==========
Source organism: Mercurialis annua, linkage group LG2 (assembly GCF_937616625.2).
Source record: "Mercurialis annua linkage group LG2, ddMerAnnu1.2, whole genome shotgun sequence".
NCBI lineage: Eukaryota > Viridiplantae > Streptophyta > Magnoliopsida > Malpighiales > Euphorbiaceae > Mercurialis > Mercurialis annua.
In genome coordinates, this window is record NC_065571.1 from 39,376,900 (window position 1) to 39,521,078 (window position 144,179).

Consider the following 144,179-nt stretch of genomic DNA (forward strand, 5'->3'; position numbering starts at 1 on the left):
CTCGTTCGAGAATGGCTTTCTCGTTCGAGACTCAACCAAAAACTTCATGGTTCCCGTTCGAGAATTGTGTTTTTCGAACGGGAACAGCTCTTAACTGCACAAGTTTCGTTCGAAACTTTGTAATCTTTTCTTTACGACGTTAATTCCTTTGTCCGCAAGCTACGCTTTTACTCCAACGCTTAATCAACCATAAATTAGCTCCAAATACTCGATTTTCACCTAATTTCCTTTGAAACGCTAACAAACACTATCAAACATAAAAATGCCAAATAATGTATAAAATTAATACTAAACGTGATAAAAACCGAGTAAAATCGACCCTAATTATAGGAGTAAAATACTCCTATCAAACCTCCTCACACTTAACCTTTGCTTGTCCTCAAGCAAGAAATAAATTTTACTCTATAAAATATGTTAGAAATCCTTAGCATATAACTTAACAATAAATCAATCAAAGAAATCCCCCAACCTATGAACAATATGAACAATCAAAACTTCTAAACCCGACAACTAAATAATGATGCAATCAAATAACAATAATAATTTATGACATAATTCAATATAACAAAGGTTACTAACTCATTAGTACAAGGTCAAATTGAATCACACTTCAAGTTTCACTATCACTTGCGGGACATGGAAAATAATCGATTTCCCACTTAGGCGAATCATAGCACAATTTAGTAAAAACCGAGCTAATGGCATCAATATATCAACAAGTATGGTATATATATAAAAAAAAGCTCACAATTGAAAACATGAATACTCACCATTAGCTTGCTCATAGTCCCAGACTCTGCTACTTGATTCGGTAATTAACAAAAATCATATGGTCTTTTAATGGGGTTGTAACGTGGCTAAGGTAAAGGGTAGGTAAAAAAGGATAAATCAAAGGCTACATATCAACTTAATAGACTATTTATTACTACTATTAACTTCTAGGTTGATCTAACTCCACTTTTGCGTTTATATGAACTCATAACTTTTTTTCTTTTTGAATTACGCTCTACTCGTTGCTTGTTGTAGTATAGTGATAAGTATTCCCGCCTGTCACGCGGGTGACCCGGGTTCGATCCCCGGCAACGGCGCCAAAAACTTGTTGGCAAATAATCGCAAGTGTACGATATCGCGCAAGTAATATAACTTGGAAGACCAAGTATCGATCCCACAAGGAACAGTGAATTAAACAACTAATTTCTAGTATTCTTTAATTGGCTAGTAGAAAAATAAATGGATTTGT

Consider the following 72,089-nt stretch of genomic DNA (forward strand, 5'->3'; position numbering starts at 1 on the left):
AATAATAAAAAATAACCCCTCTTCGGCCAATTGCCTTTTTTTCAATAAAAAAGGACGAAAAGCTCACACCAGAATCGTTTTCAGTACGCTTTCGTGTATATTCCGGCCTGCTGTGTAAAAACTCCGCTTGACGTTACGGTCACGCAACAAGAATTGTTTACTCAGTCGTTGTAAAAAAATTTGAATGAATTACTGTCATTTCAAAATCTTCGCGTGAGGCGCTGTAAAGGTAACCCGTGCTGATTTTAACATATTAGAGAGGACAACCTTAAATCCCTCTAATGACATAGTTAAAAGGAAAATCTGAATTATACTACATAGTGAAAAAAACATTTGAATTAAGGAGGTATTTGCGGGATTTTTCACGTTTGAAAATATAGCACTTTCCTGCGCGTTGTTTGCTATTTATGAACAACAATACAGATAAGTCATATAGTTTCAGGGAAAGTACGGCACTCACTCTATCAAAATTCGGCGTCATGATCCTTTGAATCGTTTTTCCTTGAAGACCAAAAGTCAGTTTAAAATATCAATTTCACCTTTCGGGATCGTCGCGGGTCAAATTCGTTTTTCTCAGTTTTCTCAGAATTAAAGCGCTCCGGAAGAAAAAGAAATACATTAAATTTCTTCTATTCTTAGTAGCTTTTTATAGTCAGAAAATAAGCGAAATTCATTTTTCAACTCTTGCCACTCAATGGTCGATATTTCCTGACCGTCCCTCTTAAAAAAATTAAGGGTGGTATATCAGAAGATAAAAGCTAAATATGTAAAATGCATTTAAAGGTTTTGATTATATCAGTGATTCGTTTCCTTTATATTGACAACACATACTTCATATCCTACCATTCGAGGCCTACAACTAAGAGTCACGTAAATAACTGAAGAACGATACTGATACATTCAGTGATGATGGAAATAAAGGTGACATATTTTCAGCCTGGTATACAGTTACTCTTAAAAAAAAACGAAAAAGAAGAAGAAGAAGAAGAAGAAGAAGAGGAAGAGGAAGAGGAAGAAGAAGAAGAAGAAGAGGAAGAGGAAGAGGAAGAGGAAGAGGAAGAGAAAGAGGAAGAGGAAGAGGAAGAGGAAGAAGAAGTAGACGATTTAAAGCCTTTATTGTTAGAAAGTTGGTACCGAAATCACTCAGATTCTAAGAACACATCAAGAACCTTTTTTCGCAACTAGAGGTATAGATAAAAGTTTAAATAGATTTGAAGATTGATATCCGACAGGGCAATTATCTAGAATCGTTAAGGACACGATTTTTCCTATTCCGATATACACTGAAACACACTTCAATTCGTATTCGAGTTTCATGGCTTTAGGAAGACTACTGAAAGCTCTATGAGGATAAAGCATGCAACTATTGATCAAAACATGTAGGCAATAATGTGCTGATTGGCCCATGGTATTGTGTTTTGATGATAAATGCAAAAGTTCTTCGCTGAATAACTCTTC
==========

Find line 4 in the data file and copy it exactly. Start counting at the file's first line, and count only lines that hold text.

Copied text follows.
In genome coordinates, this window is record NC_065571.1 from 39,376,900 (window position 1) to 39,521,078 (window position 144,179).